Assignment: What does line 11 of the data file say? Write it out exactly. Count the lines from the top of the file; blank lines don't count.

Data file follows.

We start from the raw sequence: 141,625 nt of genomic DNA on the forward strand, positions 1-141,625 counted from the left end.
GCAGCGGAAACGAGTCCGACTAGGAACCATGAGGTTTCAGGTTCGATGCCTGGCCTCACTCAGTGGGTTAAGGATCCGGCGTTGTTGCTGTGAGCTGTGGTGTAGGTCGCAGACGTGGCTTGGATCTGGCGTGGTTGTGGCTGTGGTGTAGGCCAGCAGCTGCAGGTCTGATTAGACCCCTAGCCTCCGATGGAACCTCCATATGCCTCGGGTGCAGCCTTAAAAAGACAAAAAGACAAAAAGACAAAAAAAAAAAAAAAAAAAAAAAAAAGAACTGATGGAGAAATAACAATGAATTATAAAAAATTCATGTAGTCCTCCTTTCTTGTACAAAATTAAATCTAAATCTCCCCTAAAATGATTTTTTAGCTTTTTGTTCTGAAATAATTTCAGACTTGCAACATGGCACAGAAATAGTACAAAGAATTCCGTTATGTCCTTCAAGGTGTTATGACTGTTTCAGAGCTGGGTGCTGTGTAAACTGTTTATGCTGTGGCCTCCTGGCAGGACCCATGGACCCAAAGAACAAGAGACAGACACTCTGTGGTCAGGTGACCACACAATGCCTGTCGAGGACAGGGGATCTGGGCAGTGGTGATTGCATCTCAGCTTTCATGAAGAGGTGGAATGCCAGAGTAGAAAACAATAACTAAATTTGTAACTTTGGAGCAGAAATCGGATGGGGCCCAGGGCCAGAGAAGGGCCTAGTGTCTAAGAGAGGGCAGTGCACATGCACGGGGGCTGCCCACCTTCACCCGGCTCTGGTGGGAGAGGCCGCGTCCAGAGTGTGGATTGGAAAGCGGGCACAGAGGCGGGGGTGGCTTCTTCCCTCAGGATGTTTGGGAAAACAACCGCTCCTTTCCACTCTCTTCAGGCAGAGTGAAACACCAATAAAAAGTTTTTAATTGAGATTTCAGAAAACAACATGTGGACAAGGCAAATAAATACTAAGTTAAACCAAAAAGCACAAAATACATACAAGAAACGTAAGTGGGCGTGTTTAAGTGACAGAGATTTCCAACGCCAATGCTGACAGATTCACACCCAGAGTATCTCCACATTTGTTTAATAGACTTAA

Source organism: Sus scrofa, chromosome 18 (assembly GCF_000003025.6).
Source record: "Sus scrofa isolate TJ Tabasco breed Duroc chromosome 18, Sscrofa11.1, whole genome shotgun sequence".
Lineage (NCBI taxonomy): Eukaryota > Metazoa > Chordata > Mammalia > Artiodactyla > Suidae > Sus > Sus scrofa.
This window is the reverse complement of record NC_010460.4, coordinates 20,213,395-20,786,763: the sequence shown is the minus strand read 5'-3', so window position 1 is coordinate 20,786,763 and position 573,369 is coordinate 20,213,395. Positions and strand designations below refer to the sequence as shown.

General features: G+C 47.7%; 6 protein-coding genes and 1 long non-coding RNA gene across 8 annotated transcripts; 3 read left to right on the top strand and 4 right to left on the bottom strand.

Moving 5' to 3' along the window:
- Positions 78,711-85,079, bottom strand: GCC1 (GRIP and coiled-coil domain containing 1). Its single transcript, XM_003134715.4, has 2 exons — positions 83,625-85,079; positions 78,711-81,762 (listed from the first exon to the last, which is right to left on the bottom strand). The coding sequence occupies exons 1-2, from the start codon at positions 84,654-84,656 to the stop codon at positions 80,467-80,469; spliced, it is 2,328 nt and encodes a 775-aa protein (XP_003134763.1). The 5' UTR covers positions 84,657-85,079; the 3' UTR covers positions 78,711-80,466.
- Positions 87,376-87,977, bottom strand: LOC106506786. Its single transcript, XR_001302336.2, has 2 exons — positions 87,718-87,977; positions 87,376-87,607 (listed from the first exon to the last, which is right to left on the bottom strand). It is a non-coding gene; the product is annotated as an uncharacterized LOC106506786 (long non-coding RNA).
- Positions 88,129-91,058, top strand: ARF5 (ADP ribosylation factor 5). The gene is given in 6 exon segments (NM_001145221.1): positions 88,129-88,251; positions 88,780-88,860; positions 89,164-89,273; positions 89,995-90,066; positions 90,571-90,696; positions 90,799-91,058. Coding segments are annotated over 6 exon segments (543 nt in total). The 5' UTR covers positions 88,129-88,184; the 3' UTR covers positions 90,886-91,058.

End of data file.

- Positions 88,129-91,058, top strand: ARF5 (ADP ribosylation factor 5). The gene is given in 6 exon segments (NM_001145221.1): positions 88,129-88,251; positions 88,780-88,860; positions 89,164-89,273; positions 89,995-90,066; positions 90,571-90,696; positions 90,799-91,058. Coding segments are annotated over 6 exon segments (543 nt in total). The 5' UTR covers positions 88,129-88,184; the 3' UTR covers positions 90,886-91,058.